Warren and Smith reintroduce 'critical' bill to block US from starting nuclear war

Warren and Smith reintroduce 'critical' bill to block US from starting nuclear war
Sen. Elizabeth Warren speaking with attendees at the 2019 California Democratic Party State Convention at the George R. Moscone Convention Center in San Francisco, Gage Skidmore

Sen. Elizabeth Warren and Rep. Adam Smith on Thursday reintroduced legislation to establish that "it is the policy of the United States to not use nuclear weapons first."

"Threatening to use nuclear weapons first makes America less safe because it increases the chances of a miscalculation or an accident," said Warren (D-Mass.), a member of the Senate Armed Services Committee, in a statement. "There are no winners in a nuclear war, and the U.S. should never start one."

Smith (D-Wash.), chair of the House Armed Services Committee, concurred, saying that "the United States should never initiate a nuclear war."

"This bill would strengthen deterrence while reducing the chance of nuclear use due to miscalculation or misunderstanding," he explained. "Codifying that deterring nuclear use is the sole purpose of our nuclear arsenal strengthens U.S. national security and would renew U.S. leadership on nuclear nonproliferation and disbarment."

In addition to Warren and Smith, the bill is co-sponsored by Sens. Dianne Feinstein (D-Calif.), Patrick Leahy (D-Vt.), Jeff Merkley (D-Ore.), and Ed Markey (D-Mass.).

Warren and Smith's ongoing push for the No First Use Act was welcomed by arms experts and advocates for the elimination of nuclear weapons, some of whom pointed out that President Joe Biden has previously expressed support for such a policy.

Stephen Young, senior Washington representative and acting co-director of the Global Security Program at the Union of Concerned Scientists (UCS), highlighted Biden's remarks when he served as vice president under former President Barack Obama.

Biden said in a January 2017 speech that "given our non-nuclear capabilities and the nature of today's threats, it's hard to envision a plausible scenario in which the first use of nuclear weapons by the United States would be necessary or would make sense in the view of the president and me."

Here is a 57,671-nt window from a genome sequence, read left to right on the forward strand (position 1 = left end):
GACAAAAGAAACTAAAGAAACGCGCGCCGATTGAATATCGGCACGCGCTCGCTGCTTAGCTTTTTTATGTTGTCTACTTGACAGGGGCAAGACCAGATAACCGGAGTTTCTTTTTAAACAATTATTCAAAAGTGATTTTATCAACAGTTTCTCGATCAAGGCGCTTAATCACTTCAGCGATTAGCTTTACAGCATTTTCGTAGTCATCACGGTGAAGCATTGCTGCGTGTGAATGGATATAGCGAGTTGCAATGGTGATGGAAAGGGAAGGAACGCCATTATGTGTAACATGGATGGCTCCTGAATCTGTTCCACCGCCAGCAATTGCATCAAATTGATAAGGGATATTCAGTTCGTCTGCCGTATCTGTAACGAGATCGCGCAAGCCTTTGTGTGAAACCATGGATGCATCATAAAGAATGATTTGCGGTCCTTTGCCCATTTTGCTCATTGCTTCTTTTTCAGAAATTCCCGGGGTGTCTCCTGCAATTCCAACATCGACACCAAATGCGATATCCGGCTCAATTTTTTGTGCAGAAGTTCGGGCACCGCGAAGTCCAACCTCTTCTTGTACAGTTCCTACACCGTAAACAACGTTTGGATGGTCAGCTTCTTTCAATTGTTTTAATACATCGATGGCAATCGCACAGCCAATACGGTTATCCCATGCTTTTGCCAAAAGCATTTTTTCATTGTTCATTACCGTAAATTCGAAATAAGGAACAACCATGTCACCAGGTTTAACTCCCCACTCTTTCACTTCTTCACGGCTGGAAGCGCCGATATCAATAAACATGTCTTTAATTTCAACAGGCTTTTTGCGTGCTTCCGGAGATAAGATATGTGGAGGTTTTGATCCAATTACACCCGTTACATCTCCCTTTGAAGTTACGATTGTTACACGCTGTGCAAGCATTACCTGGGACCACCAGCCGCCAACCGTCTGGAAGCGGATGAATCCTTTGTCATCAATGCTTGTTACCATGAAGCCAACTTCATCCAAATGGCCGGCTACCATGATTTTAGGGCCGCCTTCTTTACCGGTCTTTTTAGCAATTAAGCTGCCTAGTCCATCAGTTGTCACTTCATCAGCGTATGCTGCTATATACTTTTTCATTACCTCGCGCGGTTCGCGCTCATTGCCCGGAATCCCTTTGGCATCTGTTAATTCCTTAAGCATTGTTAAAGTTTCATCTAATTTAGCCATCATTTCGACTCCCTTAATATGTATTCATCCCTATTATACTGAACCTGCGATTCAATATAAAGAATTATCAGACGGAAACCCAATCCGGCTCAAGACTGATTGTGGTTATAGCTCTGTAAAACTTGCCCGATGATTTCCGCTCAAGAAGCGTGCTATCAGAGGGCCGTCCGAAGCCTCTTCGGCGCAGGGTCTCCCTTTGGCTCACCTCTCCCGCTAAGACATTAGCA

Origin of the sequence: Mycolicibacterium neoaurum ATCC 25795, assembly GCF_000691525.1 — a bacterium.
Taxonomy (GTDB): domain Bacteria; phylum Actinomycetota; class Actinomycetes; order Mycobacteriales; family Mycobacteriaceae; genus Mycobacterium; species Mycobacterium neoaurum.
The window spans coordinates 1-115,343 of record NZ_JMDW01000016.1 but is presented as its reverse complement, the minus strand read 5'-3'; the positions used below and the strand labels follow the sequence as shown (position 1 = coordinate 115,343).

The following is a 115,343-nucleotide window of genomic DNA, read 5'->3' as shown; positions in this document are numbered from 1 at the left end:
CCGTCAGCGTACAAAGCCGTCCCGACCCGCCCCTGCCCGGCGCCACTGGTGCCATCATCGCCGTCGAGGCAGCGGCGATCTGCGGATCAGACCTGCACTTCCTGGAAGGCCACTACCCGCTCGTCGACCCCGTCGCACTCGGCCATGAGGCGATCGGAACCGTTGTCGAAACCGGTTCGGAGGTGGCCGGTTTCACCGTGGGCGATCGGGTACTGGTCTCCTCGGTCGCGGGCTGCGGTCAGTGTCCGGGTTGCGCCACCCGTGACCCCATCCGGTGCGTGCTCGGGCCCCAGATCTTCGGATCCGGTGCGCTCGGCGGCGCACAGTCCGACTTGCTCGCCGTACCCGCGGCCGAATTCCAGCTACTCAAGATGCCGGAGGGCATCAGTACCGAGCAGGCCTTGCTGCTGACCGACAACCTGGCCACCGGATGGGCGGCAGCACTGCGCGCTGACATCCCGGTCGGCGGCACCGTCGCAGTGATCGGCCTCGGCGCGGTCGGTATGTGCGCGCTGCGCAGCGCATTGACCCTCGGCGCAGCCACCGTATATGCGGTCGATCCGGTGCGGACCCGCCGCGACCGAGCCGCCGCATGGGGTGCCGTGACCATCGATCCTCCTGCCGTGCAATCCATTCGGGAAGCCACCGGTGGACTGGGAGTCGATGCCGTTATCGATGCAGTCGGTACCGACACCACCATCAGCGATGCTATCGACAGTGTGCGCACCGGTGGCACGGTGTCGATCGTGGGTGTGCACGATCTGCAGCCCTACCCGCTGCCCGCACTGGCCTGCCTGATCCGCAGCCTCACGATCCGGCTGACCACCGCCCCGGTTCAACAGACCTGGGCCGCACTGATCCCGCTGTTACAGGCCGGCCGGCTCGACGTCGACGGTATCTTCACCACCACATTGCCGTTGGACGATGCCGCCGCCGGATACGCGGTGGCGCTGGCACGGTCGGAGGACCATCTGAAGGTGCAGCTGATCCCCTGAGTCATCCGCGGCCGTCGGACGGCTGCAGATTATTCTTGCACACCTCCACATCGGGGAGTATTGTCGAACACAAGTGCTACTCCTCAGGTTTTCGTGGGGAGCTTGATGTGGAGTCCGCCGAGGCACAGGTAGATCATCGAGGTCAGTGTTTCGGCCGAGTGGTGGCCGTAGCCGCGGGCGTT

Young said Thursday that "indeed, initiating a nuclear strike would be an enormous strategic and humanitarian disaster, most likely leading to a counterattack against the United States. The resulting mass death and destruction is why a U.S. president should never choose or be allowed to start a nuclear war."

"The legislation introduced today by Sen. Warren and Rep. Smith is strikingly short and simple," Young noted. "In 14 words, it commits the United States to never launching nuclear weapons first. These lawmakers deserve huge thanks for continuing to push for this sensible policy change."

"A no first use policy will reduce the likelihood of nuclear war in two ways," he continued. "First, no president will be able to start a nuclear war based on faulty information, like the false warnings of incoming nuclear attacks that have happened too many times in the past. Also, adversaries will be less pressured to use their nuclear weapons first during a crisis if they are confident that the United States won't attack them first and wipe out their nuclear arsenals."

Young urged Congress to urgently pass and Biden to sign the bill—a call echoed by Derek Johnson, chief executive officer of Global Zero, an international movement for the elimination of nuclear weapons. Johnson endorsed the "common-sense" bill "in the strongest possible terms" and called its reintroduction "an important step to enhance American and global security by helping ensure nuclear weapons are never used again."

"It is long past time for the United States to adopt a realistic policy that forgoes the possible first use of nuclear weapons," he said. "The risks that nuclear weapons will be used are unacceptably and unnecessarily high. The major risk of nuclear use today comes from the danger that a small or accidental clash or conflict will escalate quickly through confusion or fear and cross the nuclear threshold. America's decadeslong policy of threatening its own possible first use of nuclear weapons only adds to this danger."

Johnson continued:

Codifying no first use into law is the most important and immediate step the U.S. can take to lower the risk of nuclear conflict, strengthen global stability, and create new opportunities to pursue reductions in these dangerous and expensive arsenals.
There is no plausible scenario in which the first use of nuclear weapons by the United States makes sense. Threatening to do so only makes it easier for others to do the same, adding to the pressure on all to escalate quickly. Any use of nuclear weapons would be horrific and catastrophic, and we must take decisive action to make this scenario less likely in parallel with our long-term efforts to eradicate them.

He also cited Biden's 2017 speech, when the then-vice president expressed confidence that the U.S. can defend itself and its allies through non-nuclear means.

According to Johnson, "It is high time to act on that confidence, and for leaders in the U.S. and all nuclear-armed states to accept that true security cannot be built on threats of mass destruction."

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